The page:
About Enzymes

Enzymes

Posted on April 7, 2012 by ETA — No Comments ↓

WHAT ARE ENZYMES?Salivary alpha-amylase 1SMD.png

Enzymes are large proteins and, like other proteins, they are produced in living cells of plants, animals
and microorganisms. All living organisms require enzymes for growth and for the production and
utilization of energy which is essential for life.

WHAT IS THE FUNCTION OF ENZYMES?

In the living cell, enzymes act as catalysts to speed up the chemical reactions which control life
processes. In industrial processes, they can be used to catalyze desired reactions, such as clotting
curds in cheese production and converting starch to corn syrup. Enzymes speed up the breakdown or
synthesis of organic compounds such as carbohydrates, fats and proteins. Enzymes are highly
specialized proteins that are classified by the type of reaction they catalyze. For example, in the
human digestive tract there are proteases, carbohydrases, and lipases that break down proteins,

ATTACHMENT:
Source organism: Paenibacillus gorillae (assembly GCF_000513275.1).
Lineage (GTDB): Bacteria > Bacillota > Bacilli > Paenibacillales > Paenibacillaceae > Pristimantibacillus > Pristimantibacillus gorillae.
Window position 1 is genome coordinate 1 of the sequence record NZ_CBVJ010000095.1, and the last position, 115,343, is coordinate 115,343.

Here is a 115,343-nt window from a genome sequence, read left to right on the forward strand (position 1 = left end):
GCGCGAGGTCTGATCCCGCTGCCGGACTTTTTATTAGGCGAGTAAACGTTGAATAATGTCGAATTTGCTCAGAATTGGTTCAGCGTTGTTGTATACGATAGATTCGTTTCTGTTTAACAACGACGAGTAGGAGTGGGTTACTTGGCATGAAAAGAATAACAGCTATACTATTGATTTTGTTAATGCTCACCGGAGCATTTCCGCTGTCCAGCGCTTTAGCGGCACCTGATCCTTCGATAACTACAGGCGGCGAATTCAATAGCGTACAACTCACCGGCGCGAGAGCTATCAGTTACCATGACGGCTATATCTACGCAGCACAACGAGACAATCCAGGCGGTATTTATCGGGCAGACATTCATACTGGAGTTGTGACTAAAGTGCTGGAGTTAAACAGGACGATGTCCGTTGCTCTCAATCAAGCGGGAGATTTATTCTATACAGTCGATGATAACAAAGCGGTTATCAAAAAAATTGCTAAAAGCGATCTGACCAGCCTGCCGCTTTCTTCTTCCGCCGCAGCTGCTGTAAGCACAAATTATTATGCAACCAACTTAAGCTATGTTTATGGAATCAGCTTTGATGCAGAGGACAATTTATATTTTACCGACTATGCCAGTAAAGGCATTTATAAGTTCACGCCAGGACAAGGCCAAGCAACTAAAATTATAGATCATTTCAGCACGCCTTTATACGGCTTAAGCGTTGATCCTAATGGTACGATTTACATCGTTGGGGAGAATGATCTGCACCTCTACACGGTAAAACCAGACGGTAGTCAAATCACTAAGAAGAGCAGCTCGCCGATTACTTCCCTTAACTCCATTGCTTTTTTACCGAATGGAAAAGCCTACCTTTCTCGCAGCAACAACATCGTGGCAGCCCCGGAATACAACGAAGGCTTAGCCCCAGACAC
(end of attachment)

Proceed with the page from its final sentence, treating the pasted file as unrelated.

carbohydrates and fats, respectively, into smaller substances that can be absorbed into the
bloodstream.

ARE ENZYMES LIVING ORGANISMS?

While enzymes are produced by living organisms, they are not living substances.

HOW ARE ENZYME PREPARATIONS USED COMMERCIALLY?

Enzyme preparations have been used in the manufacture of foods and in industrial processes for many
years. In fact, rennet has been used in cheese manufacturing since biblical times. Enzyme
preparations have a long history of being used in the production of foods, such as in the dairy, wine,
brewing and distilling, starch, and baking industries. Since the early 1900s, some enzyme
preparations have been known to enhance cleaning action. They were first widely introduced into
detergent formulations in the 1960s for this purpose. Enzyme preparations are also used as diagnostic
reagents and in the pharmaceutical, tanning, textiles and paper industries.

HOW ARE ENZYMES PRODUCED FOR COMMERCIAL USE?

Commercial enzymes are produced from the fermentation of specially selected nonpathogenic,
nontoxigenic strains of microorganisms or extracted and purified from plant or animal sources.
Typically, the enzyme preparation does not contain the production microorganism. Enzyme products
are available in a variety of physical forms: Liquids, slurries, granules and powders.